Moorestown Library offers digital resources while its doors are closed

Photo courtesy of Joan Serpico. Barb Napoliello works on the Library’s Children’s webpage from home.

You hear the word library and what’s the first image that comes to mind?

If you said books, you’re probably not alone in that answer. But in the digital age, the Moorestown Library has resources to offer beyond the shelves at 111 W. 2nd St. With its doors closed since March 16 as a result of the COVID-19 pandemic, the library encourages the Moorestown community to explore its digital resources. Library Director Joan Serpico said staff work remotely to provide educational and entertaining material. 

“We had been interested in taking a closer look at what electronic resources people were loving and reevaluating,” Serpico said. “Now, we just stepped that up a little quicker.”

Serpico said the library’s initial focus was to provide resources for parents who are home with children. Since closing its doors, the library has received offers from vendors for temporary free access to children’s content. Serpico said World Book, Scholastic and Tumblebooks offer popular e-books and educational material accessible from the library’s web page. The library also has started a Kids Reading Corner page where youngsters can spend virtual storytime with a familiar face.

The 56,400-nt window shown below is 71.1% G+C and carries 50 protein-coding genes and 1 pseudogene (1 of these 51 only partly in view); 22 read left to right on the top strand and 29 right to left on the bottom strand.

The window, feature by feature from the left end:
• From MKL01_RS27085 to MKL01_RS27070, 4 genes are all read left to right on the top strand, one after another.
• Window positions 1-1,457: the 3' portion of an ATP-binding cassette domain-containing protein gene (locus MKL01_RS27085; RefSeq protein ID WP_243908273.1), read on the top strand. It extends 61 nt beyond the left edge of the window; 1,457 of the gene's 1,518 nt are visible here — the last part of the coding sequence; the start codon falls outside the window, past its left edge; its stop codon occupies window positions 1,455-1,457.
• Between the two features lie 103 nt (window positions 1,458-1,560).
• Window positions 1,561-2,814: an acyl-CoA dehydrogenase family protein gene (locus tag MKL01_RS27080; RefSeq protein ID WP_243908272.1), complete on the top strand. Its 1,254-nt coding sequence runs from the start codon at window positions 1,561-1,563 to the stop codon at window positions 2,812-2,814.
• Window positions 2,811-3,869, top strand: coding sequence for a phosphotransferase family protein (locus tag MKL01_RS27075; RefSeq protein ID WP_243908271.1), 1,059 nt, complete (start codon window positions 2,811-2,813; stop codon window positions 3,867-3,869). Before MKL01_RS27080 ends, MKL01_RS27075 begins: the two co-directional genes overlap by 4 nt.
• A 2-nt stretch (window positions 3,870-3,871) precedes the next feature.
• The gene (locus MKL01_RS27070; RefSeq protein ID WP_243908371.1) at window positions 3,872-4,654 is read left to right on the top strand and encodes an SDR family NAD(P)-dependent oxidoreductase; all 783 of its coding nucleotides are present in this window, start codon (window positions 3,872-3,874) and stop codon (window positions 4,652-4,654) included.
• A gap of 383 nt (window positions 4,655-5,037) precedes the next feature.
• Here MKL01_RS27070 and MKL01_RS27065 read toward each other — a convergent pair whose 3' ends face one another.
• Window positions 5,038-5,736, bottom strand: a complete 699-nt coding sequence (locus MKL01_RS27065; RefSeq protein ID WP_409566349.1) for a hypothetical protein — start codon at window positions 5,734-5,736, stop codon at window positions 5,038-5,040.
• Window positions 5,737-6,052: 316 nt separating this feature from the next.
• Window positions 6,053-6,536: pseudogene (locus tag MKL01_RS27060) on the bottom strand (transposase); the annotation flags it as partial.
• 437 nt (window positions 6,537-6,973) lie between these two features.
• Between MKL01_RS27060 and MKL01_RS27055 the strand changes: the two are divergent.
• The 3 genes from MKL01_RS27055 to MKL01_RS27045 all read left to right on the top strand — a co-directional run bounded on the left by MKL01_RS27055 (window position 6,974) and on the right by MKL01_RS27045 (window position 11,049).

“These are the librarians these kids are used to seeing and might be missing,” Serpico noted. “It provides a sense of normalcy for them and a little bit of connection to the outside world.”

For the teen demographic, the library lists new e-books and audiobooks as well as volunteer projects that students can complete from home. Adults can also access e-books, audiobooks and movies via the Hoopla or Libby apps using their library cards. 

Serpico said with people stuck inside, some residents want to occupy their days with something other than television or video games. They can access consumer reports that offer buying guides; Rosetta Stone offers language instruction and Heritage Quest offers genealogy tools.

“I think sometimes libraries can be the community’s best-kept secret in terms of what’s available that people don’t necessarily know about,” Serpico explained. 

All library card expiration dates are extended through June 2020 to ensure residents have access to the digital resources. Moorestown residents who would like to apply for a card can complete an online application available on the library’s website.

The library also works hard to make sure patrons have access to staff should any questions arise. It launched a chat window feature on the library website that allows patrons to ask questions in real time and enables reference staff to fill the same resource role they did when the library was open. 

Staff can also be reached via email at for library card inquiries, for reference or technical questions and for questions regarding teen or children’s material. 

Serpico said her staff has been in constant contact since the shutdown and continues to come up with new ideas to reach residents. 

“It really has been inspiring to me as a new director and new person to this library to see how dedicated they are to serving the community,” she said.

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